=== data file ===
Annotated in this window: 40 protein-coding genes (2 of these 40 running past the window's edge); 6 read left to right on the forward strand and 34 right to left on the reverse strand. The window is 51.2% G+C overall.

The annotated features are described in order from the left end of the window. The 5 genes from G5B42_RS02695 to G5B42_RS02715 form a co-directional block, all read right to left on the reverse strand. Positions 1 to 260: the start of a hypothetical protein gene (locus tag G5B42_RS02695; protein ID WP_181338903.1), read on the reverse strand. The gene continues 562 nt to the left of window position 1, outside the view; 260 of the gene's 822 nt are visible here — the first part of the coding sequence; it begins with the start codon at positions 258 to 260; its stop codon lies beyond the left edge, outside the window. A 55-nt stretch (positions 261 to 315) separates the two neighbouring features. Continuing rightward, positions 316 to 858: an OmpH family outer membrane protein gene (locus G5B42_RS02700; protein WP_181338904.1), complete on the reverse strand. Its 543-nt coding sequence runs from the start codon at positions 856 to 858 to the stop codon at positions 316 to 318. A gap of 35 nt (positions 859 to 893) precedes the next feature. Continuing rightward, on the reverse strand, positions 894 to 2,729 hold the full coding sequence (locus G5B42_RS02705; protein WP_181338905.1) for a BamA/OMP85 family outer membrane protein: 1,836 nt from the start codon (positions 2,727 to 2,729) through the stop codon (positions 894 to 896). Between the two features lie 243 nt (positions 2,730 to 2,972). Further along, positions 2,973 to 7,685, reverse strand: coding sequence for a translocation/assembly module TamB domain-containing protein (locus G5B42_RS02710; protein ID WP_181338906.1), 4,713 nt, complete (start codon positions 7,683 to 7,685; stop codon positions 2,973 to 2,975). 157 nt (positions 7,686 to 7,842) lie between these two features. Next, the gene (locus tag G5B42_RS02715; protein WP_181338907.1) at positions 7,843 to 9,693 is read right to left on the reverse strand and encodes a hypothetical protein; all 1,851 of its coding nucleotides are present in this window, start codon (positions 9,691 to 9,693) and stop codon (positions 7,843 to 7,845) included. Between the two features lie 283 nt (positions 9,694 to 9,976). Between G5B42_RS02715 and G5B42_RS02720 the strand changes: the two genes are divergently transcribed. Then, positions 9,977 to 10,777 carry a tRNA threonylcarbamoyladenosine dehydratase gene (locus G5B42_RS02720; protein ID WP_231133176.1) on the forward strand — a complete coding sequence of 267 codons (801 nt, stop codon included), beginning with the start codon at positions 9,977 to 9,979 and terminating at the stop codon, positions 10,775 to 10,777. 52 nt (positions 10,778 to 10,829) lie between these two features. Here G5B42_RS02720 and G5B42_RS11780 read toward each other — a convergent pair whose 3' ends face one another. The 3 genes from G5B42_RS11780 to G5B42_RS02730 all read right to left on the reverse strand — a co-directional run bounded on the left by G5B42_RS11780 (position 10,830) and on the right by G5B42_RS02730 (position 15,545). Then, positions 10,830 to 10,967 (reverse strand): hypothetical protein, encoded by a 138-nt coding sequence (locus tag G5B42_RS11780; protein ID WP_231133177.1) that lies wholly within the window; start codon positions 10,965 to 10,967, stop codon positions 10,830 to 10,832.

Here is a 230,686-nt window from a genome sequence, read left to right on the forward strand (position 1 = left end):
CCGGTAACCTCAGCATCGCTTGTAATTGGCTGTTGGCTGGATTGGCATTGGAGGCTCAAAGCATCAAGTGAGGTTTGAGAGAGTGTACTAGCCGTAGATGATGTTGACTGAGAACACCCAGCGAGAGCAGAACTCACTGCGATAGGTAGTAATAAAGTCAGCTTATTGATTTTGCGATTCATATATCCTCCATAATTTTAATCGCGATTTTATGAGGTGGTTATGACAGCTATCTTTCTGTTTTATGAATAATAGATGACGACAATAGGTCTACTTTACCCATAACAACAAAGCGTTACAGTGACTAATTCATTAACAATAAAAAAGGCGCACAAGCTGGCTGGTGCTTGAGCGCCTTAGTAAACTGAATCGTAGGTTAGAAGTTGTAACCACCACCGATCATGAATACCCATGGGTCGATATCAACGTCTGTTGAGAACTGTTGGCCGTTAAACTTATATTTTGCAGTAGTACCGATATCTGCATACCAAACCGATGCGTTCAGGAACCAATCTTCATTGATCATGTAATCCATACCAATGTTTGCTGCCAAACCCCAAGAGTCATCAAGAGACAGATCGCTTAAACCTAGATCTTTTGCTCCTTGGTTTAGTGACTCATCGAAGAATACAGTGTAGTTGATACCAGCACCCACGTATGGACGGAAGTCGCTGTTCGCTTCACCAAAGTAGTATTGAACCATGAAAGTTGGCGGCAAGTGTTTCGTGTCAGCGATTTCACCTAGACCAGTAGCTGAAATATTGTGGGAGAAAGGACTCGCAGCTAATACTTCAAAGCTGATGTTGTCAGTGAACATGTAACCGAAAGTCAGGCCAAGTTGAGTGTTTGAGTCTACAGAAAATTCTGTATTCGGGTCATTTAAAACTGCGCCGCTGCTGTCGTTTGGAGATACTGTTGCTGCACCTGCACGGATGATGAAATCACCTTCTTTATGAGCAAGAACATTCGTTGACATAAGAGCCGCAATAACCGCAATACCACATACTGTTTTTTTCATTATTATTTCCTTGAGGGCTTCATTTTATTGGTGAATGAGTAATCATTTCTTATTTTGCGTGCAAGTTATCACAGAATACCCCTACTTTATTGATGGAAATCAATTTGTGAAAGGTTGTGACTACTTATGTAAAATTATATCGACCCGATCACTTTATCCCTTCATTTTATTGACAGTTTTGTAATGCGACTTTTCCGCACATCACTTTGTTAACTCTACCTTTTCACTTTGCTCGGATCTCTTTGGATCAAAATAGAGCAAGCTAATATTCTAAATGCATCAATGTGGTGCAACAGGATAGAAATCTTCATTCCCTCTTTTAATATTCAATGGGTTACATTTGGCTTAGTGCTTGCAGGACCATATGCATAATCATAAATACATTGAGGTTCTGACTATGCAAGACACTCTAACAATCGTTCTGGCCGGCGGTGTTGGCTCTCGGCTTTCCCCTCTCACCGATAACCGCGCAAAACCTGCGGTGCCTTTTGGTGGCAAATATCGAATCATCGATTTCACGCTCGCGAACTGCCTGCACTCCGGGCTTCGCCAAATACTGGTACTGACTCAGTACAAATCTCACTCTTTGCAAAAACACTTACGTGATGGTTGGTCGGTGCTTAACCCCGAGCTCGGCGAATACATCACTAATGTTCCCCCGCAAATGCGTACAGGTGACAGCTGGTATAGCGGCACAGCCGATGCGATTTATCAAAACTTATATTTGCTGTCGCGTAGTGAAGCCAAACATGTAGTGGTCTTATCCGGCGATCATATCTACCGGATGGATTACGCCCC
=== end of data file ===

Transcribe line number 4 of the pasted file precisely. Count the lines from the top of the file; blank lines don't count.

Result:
CCGGTAACCTCAGCATCGCTTGTAATTGGCTGTTGGCTGGATTGGCATTGGAGGCTCAAAGCATCAAGTGAGGTTTGAGAGAGTGTACTAGCCGTAGATGATGTTGACTGAGAACACCCAGCGAGAGCAGAACTCACTGCGATAGGTAGTAATAAAGTCAGCTTATTGATTTTGCGATTCATATATCCTCCATAATTTTAATCGCGATTTTATGAGGTGGTTATGACAGCTATCTTTCTGTTTTATGAATAATAGATGACGACAATAGGTCTACTTTACCCATAACAACAAAGCGTTACAGTGACTAATTCATTAACAATAAAAAAGGCGCACAAGCTGGCTGGTGCTTGAGCGCCTTAGTAAACTGAATCGTAGGTTAGAAGTTGTAACCACCACCGATCATGAATACCCATGGGTCGATATCAACGTCTGTTGAGAACTGTTGGCCGTTAAACTTATATTTTGCAGTAGTACCGATATCTGCATACCAAACCGATGCGTTCAGGAACCAATCTTCATTGATCATGTAATCCATACCAATGTTTGCTGCCAAACCCCAAGAGTCATCAAGAGACAGATCGCTTAAACCTAGATCTTTTGCTCCTTGGTTTAGTGACTCATCGAAGAATACAGTGTAGTTGATACCAGCACCCACGTATGGACGGAAGTCGCTGTTCGCTTCACCAAAGTAGTATTGAACCATGAAAGTTGGCGGCAAGTGTTTCGTGTCAGCGATTTCACCTAGACCAGTAGCTGAAATATTGTGGGAGAAAGGACTCGCAGCTAATACTTCAAAGCTGATGTTGTCAGTGAACATGTAACCGAAAGTCAGGCCAAGTTGAGTGTTTGAGTCTACAGAAAATTCTGTATTCGGGTCATTTAAAACTGCGCCGCTGCTGTCGTTTGGAGATACTGTTGCTGCACCTGCACGGATGATGAAATCACCTTCTTTATGAGCAAGAACATTCGTTGACATAAGAGCCGCAATAACCGCAATACCACATACTGTTTTTTTCATTATTATTTCCTTGAGGGCTTCATTTTATTGGTGAATGAGTAATCATTTCTTATTTTGCGTGCAAGTTATCACAGAATACCCCTACTTTATTGATGGAAATCAATTTGTGAAAGGTTGTGACTACTTATGTAAAATTATATCGACCCGATCACTTTATCCCTTCATTTTATTGACAGTTTTGTAATGCGACTTTTCCGCACATCACTTTGTTAACTCTACCTTTTCACTTTGCTCGGATCTCTTTGGATCAAAATAGAGCAAGCTAATATTCTAAATGCATCAATGTGGTGCAACAGGATAGAAATCTTCATTCCCTCTTTTAATATTCAATGGGTTACATTTGGCTTAGTGCTTGCAGGACCATATGCATAATCATAAATACATTGAGGTTCTGACTATGCAAGACACTCTAACAATCGTTCTGGCCGGCGGTGTTGGCTCTCGGCTTTCCCCTCTCACCGATAACCGCGCAAAACCTGCGGTGCCTTTTGGTGGCAAATATCGAATCATCGATTTCACGCTCGCGAACTGCCTGCACTCCGGGCTTCGCCAAATACTGGTACTGACTCAGTACAAATCTCACTCTTTGCAAAAACACTTACGTGATGGTTGGTCGGTGCTTAACCCCGAGCTCGGCGAATACATCACTAATGTTCCCCCGCAAATGCGTACAGGTGACAGCTGGTATAGCGGCACAGCCGATGCGATTTATCAAAACTTATATTTGCTGTCGCGTAGTGAAGCCAAACATGTAGTGGTCTTATCCGGCGATCATATCTACCGGATGGATTACGCCCC